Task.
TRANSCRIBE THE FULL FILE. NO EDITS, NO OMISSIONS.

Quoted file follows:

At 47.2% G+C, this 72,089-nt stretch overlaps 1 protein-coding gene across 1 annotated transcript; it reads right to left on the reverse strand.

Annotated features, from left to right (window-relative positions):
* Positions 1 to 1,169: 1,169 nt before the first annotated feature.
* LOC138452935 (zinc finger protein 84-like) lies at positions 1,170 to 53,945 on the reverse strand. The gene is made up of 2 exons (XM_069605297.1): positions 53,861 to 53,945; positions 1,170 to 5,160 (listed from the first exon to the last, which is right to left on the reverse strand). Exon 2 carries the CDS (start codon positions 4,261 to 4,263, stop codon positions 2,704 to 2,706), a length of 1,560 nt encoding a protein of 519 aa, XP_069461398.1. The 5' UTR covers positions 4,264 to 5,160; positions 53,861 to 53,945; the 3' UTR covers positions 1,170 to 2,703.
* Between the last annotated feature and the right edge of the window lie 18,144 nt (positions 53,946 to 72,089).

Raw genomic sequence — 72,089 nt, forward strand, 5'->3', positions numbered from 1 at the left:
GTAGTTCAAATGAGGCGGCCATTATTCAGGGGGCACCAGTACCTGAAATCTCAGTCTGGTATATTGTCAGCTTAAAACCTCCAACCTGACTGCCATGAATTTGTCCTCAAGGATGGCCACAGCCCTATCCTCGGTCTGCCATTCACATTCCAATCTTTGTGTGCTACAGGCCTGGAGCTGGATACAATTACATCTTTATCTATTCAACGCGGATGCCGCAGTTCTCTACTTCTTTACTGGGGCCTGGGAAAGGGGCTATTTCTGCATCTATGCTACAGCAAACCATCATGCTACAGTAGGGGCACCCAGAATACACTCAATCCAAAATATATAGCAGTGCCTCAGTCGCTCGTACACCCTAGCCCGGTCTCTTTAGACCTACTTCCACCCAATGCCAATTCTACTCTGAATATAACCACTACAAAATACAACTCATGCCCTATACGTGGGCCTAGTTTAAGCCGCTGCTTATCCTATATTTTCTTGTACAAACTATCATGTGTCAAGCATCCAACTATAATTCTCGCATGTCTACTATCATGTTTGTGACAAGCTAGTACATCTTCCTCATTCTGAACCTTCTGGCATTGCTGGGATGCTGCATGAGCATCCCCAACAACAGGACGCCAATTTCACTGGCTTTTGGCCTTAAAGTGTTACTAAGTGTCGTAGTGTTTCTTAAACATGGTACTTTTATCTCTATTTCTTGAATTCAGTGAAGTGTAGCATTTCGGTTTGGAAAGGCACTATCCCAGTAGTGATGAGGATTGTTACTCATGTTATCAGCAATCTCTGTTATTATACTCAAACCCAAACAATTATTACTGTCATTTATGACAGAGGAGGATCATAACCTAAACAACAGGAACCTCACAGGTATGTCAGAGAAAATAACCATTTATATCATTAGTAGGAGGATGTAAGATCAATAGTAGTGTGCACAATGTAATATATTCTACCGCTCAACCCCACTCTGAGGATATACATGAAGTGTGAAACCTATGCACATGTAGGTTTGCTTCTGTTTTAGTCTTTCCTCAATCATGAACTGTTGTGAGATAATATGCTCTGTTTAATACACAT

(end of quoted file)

At 47.2% G+C, this 72,089-nt stretch overlaps 1 protein-coding gene across 1 annotated transcript; it reads right to left on the reverse strand.

Annotated features, from left to right (window-relative positions):
* Positions 1 to 1,169: 1,169 nt before the first annotated feature.
* LOC138452935 (zinc finger protein 84-like) lies at positions 1,170 to 53,945 on the reverse strand. The gene is made up of 2 exons (XM_069605297.1): positions 53,861 to 53,945; positions 1,170 to 5,160 (listed from the first exon to the last, which is right to left on the reverse strand). Exon 2 carries the CDS (start codon positions 4,261 to 4,263, stop codon positions 2,704 to 2,706), a length of 1,560 nt encoding a protein of 519 aa, XP_069461398.1. The 5' UTR covers positions 4,264 to 5,160; positions 53,861 to 53,945; the 3' UTR covers positions 1,170 to 2,703.
* Between the last annotated feature and the right edge of the window lie 18,144 nt (positions 53,946 to 72,089).

Raw genomic sequence — 72,089 nt, forward strand, 5'->3', positions numbered from 1 at the left:
GTAGTTCAAATGAGGCGGCCATTATTCAGGGGGCACCAGTACCTGAAATCTCAGTCTGGTATATTGTCAGCTTAAAACCTCCAACCTGACTGCCATGAATTTGTCCTCAAGGATGGCCACAGCCCTATCCTCGGTCTGCCATTCACATTCCAATCTTTGTGTGCTACAGGCCTGGAGCTGGATACAATTACATCTTTATCTATTCAACGCGGATGCCGCAGTTCTCTACTTCTTTACTGGGGCCTGGGAAAGGGGCTATTTCTGCATCTATGCTACAGCAAACCATCATGCTACAGTAGGGGCACCCAGAATACACTCAATCCAAAATATATAGCAGTGCCTCAGTCGCTCGTACACCCTAGCCCGGTCTCTTTAGACCTACTTCCACCCAATGCCAATTCTACTCTGAATATAACCACTACAAAATACAACTCATGCCCTATACGTGGGCCTAGTTTAAGCCGCTGCTTATCCTATATTTTCTTGTACAAACTATCATGTGTCAAGCATCCAACTATAATTCTCGCATGTCTACTATCATGTTTGTGACAAGCTAGTACATCTTCCTCATTCTGAACCTTCTGGCATTGCTGGGATGCTGCATGAGCATCCCCAACAACAGGACGCCAATTTCACTGGCTTTTGGCCTTAAAGTGTTACTAAGTGTCGTAGTGTTTCTTAAACATGGTACTTTTATCTCTATTTCTTGAATTCAGTGAAGTGTAGCATTTCGGTTTGGAAAGGCACTATCCCAGTAGTGATGAGGATTGTTACTCATGTTATCAGCAATCTCTGTTATTATACTCAAACCCAAACAATTATTACTGTCATTTATGACAGAGGAGGATCATAACCTAAACAACAGGAACCTCACAGGTATGTCAGAGAAAATAACCATTTATATCATTAGTAGGAGGATGTAAGATCAATAGTAGTGTGCACAATGTAATATATTCTACCGCTCAACCCCACTCTGAGGATATACATGAAGTGTGAAACCTATGCACATGTAGGTTTGCTTCTGTTTTAGTCTTTCCTCAATCATGAACTGTTGTGAGATAATATGCTCTGTTTAATACACAT